Following the conviction, Littleton’s defense counsel sought a new trial, citing numerous complaints. The defense argued, among other things, that prosecutors withheld information about a key witness’s criminal history.

After hearing argument, reading numerous briefs and listening to a recording of the key witness’s trial testimony, Judge Lee Faulkner of the 24th Judicial District Court ruled he found “no merit” to the defense assertions.

Judge Faulkner then sentenced Littleton to the mandatory life sentence.

The Louisiana State Police, Jefferson Parish Sheriff’s Office and New Orleans Police Department investigated the homicide.

Assistant District Attorneys Kellie Rish and Megan Gorman prosecuted the case.

Adam Littleton guilty of murder in I-10 death of Jasilas Wright

Adam Littleton, a Mississippi native, was found criminally responsible on Friday (July 28) for the death of a woman who attempted to escape his vehicle after being kidnapped by jumping from his car on Interstate 10 in Metairie.

Littleton, 25, was convicted as charged of second-degree murder in the June 10, 2015, death of Jasilas Wright, 19. According to testimony at trial, Wright met Littleton in connection with her job as a dancer at Bourbon Street nightclubs.

Littleton was prosecuted under the felony-murder doctrine. Shortly before Wright died, she and Littleton got into an altercation in the French Quarter. Littleton roughed up her to get her into his car, and they drove toward Metairie on I-10. As Wright died during the commission of a second-degree kidnapping, Littleton was found to be legally responsible for her death.

The month before her death, Wright went with Littleton and another woman to Texas for prostitution, a decision she regretted after he initially abandoned her there without money, she told family and friends in New Orleans in emotional phone calls, jurors heard this week in testimony.

Wright sought to distance herself from Littleton and the lifestyle, said Assistant District Attorney Kellie Rish, who prosecuted Littleton with Megan Gorman. “Jasilas was on the highway of human trafficking,” Rish told jurors. “She was looking for her exit.”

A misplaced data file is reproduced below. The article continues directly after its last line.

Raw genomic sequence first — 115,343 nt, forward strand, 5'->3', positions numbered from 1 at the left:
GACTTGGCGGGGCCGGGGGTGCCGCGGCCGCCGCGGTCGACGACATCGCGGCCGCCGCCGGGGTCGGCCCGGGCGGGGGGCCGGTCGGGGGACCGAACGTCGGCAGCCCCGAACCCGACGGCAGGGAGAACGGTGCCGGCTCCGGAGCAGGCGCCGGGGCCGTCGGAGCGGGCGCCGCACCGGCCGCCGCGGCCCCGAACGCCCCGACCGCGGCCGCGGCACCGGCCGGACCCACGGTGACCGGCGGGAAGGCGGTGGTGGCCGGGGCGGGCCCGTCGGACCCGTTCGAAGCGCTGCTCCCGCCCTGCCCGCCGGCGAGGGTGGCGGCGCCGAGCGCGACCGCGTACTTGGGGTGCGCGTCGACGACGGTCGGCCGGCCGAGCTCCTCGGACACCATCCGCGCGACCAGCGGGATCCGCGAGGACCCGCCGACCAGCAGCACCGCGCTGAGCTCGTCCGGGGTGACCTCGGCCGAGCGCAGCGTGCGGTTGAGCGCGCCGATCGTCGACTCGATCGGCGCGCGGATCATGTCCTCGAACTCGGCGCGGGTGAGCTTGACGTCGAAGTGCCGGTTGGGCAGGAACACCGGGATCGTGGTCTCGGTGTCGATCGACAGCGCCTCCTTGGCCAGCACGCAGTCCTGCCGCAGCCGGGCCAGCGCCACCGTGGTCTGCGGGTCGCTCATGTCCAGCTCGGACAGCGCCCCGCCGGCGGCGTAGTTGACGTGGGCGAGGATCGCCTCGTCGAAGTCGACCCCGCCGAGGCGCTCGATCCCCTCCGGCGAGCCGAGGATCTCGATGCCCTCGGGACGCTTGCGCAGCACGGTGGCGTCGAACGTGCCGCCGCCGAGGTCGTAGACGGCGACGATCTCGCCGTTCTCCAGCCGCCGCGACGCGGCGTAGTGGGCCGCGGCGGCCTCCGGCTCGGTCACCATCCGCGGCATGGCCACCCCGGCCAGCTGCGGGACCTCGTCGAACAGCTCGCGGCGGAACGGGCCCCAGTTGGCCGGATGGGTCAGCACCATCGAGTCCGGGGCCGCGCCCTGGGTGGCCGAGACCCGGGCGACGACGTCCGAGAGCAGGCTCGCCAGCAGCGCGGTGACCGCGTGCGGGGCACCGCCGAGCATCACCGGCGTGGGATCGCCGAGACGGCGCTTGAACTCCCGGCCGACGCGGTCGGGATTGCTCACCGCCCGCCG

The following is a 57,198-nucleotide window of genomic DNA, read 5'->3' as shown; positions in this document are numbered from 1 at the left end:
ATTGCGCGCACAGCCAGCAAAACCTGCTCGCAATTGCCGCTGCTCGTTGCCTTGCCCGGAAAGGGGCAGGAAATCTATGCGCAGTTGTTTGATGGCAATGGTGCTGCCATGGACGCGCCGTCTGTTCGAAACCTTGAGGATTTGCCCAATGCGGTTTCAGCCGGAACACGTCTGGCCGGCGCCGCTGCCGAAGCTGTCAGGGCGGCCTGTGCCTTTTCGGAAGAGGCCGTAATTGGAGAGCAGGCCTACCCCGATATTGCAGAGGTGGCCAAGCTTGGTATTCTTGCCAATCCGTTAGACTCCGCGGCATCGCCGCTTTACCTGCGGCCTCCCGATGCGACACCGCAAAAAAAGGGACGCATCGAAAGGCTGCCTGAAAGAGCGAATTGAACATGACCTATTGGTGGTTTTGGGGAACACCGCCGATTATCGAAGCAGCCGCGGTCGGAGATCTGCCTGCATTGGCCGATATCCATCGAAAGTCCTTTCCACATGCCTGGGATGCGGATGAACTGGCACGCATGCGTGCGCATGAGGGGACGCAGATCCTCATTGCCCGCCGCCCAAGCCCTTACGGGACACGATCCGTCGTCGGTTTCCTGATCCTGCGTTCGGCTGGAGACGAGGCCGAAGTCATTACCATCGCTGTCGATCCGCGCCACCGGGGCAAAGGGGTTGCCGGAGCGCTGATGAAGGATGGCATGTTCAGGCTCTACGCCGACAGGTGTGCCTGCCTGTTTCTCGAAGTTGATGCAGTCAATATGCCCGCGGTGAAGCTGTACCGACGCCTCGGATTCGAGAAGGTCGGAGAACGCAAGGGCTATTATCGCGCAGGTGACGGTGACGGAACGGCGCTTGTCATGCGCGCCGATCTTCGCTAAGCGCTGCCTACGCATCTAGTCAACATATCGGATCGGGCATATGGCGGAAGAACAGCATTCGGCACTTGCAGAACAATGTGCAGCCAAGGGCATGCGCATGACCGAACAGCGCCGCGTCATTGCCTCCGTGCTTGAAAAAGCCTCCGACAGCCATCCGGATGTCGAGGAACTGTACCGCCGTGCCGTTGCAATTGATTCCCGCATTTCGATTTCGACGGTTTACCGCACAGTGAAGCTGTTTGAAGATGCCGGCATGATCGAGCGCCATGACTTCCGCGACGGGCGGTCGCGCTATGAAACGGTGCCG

Shortly before her death, Littleton and Wright argued on Bourbon Street before he forced her into his car to drive her to Texas. Unwilling to go, Wright leapt from Littleton’s car in the I-10 westbound lanes where the interstate crosses over Veterans Memorial Boulevard. Several vehicles struck her and ran over her body numerous times. Many motorists called 911. But Littleton, who witnessed Wright being struck by cars, continued to Texas.

“What does Adam do? Nothing, because he knows he’s to blame,” Rish told jurors. “He doesn’t stop. He doesn’t call police.”

Wright suffered “massive trauma,” her death caused by “multiple blunt-force trauma,” forensic pathologist Dr. Marianne Eserman testified of her autopsy results.

After collecting personal items from the I-10 lanes and shoulders, the Louisiana State Police identified Wright as the victim, according to testimony. The items included Wright’s cell phone, a key piece of evidence, according to State Police.

Littleton spoke with Wright’s family on the phone, telling them that Wright jumped out of his car. He hung up, and they could never contact him again.

With warrants for his arrest issued in New Orleans and Jefferson Parish, Littleton surrendered to police in Shreveport. In addition to the State Police, the Jefferson Parish Sheriff’s Office and the New Orleans Police Department were involved in the investigation.

Littleton faces spending the rest of his life in prison, at hard labor and with no chance of probation, parole or suspension of sentence. Judge Lee Faulkner of the 24th Judicial District Court is scheduled to sentence Littleton on Aug. 22.